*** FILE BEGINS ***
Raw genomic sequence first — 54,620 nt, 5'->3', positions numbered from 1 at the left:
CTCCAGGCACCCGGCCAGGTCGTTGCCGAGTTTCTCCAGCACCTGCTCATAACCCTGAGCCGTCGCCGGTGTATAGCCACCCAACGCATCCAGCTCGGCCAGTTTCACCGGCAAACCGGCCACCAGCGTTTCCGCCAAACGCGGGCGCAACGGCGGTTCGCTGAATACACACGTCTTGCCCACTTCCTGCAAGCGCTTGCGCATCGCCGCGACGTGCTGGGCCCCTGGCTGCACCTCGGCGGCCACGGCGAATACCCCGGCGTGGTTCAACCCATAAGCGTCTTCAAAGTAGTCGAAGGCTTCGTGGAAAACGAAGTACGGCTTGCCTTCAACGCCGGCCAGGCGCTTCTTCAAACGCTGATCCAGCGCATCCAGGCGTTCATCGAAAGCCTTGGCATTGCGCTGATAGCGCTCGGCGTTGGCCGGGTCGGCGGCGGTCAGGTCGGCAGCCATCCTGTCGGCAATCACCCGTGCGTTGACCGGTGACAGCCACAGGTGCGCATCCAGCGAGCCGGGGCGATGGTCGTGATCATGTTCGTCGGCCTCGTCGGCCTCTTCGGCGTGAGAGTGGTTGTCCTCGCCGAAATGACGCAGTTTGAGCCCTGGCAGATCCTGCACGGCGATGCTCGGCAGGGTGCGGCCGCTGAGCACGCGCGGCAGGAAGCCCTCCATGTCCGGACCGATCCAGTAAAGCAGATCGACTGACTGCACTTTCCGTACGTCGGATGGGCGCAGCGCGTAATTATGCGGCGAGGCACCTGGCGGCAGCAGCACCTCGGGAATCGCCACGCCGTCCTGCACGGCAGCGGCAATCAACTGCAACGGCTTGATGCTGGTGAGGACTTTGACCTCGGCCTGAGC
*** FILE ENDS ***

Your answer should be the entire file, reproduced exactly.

Raw genomic sequence first — 54,620 nt, 5'->3', positions numbered from 1 at the left:
CTCCAGGCACCCGGCCAGGTCGTTGCCGAGTTTCTCCAGCACCTGCTCATAACCCTGAGCCGTCGCCGGTGTATAGCCACCCAACGCATCCAGCTCGGCCAGTTTCACCGGCAAACCGGCCACCAGCGTTTCCGCCAAACGCGGGCGCAACGGCGGTTCGCTGAATACACACGTCTTGCCCACTTCCTGCAAGCGCTTGCGCATCGCCGCGACGTGCTGGGCCCCTGGCTGCACCTCGGCGGCCACGGCGAATACCCCGGCGTGGTTCAACCCATAAGCGTCTTCAAAGTAGTCGAAGGCTTCGTGGAAAACGAAGTACGGCTTGCCTTCAACGCCGGCCAGGCGCTTCTTCAAACGCTGATCCAGCGCATCCAGGCGTTCATCGAAAGCCTTGGCATTGCGCTGATAGCGCTCGGCGTTGGCCGGGTCGGCGGCGGTCAGGTCGGCAGCCATCCTGTCGGCAATCACCCGTGCGTTGACCGGTGACAGCCACAGGTGCGCATCCAGCGAGCCGGGGCGATGGTCGTGATCATGTTCGTCGGCCTCGTCGGCCTCTTCGGCGTGAGAGTGGTTGTCCTCGCCGAAATGACGCAGTTTGAGCCCTGGCAGATCCTGCACGGCGATGCTCGGCAGGGTGCGGCCGCTGAGCACGCGCGGCAGGAAGCCCTCCATGTCCGGACCGATCCAGTAAAGCAGATCGACTGACTGCACTTTCCGTACGTCGGATGGGCGCAGCGCGTAATTATGCGGCGAGGCACCTGGCGGCAGCAGCACCTCGGGAATCGCCACGCCGTCCTGCACGGCAGCGGCAATCAACTGCAACGGCTTGATGCTGGTGAGGACTTTGACCTCGGCCTGAGC